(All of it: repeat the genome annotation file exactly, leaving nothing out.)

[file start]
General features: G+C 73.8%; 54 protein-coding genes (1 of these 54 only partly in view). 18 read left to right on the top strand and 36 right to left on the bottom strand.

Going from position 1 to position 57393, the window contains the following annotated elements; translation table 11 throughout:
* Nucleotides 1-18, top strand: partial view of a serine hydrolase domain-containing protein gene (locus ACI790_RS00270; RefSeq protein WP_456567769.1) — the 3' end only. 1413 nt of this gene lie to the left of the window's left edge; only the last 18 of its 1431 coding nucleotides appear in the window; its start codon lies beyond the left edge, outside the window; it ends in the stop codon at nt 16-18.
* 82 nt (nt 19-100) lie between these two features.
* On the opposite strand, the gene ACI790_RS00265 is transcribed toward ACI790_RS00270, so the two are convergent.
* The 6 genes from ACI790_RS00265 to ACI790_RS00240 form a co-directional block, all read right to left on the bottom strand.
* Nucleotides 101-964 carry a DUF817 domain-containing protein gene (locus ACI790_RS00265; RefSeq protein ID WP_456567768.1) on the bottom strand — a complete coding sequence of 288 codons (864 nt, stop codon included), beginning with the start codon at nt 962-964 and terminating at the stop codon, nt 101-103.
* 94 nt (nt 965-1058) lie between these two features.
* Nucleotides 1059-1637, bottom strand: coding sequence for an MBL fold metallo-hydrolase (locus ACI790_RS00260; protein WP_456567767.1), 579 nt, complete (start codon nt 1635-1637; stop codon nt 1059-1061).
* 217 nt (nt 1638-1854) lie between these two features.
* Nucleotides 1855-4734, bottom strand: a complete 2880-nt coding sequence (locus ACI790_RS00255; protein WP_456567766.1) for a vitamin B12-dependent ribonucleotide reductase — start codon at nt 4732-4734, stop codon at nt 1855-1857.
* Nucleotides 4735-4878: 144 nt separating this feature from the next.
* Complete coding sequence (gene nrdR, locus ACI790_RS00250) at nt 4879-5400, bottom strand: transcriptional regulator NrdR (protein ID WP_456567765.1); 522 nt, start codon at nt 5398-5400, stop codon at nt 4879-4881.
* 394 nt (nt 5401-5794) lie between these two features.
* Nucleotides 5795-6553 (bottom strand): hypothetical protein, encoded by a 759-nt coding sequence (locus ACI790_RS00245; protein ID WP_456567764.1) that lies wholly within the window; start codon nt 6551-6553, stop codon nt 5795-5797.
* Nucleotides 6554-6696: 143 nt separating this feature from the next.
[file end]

General features: G+C 73.8%; 54 protein-coding genes (1 of these 54 only partly in view). 18 read left to right on the top strand and 36 right to left on the bottom strand.

Going from position 1 to position 57393, the window contains the following annotated elements; translation table 11 throughout:
* Nucleotides 1-18, top strand: partial view of a serine hydrolase domain-containing protein gene (locus ACI790_RS00270; RefSeq protein WP_456567769.1) — the 3' end only. 1413 nt of this gene lie to the left of the window's left edge; only the last 18 of its 1431 coding nucleotides appear in the window; its start codon lies beyond the left edge, outside the window; it ends in the stop codon at nt 16-18.
* 82 nt (nt 19-100) lie between these two features.
* On the opposite strand, the gene ACI790_RS00265 is transcribed toward ACI790_RS00270, so the two are convergent.
* The 6 genes from ACI790_RS00265 to ACI790_RS00240 form a co-directional block, all read right to left on the bottom strand.
* Nucleotides 101-964 carry a DUF817 domain-containing protein gene (locus ACI790_RS00265; RefSeq protein ID WP_456567768.1) on the bottom strand — a complete coding sequence of 288 codons (864 nt, stop codon included), beginning with the start codon at nt 962-964 and terminating at the stop codon, nt 101-103.
* 94 nt (nt 965-1058) lie between these two features.
* Nucleotides 1059-1637, bottom strand: coding sequence for an MBL fold metallo-hydrolase (locus ACI790_RS00260; protein WP_456567767.1), 579 nt, complete (start codon nt 1635-1637; stop codon nt 1059-1061).
* 217 nt (nt 1638-1854) lie between these two features.
* Nucleotides 1855-4734, bottom strand: a complete 2880-nt coding sequence (locus ACI790_RS00255; protein WP_456567766.1) for a vitamin B12-dependent ribonucleotide reductase — start codon at nt 4732-4734, stop codon at nt 1855-1857.
* Nucleotides 4735-4878: 144 nt separating this feature from the next.
* Complete coding sequence (gene nrdR, locus ACI790_RS00250) at nt 4879-5400, bottom strand: transcriptional regulator NrdR (protein ID WP_456567765.1); 522 nt, start codon at nt 5398-5400, stop codon at nt 4879-4881.
* 394 nt (nt 5401-5794) lie between these two features.
* Nucleotides 5795-6553 (bottom strand): hypothetical protein, encoded by a 759-nt coding sequence (locus ACI790_RS00245; protein ID WP_456567764.1) that lies wholly within the window; start codon nt 6551-6553, stop codon nt 5795-5797.
* Nucleotides 6554-6696: 143 nt separating this feature from the next.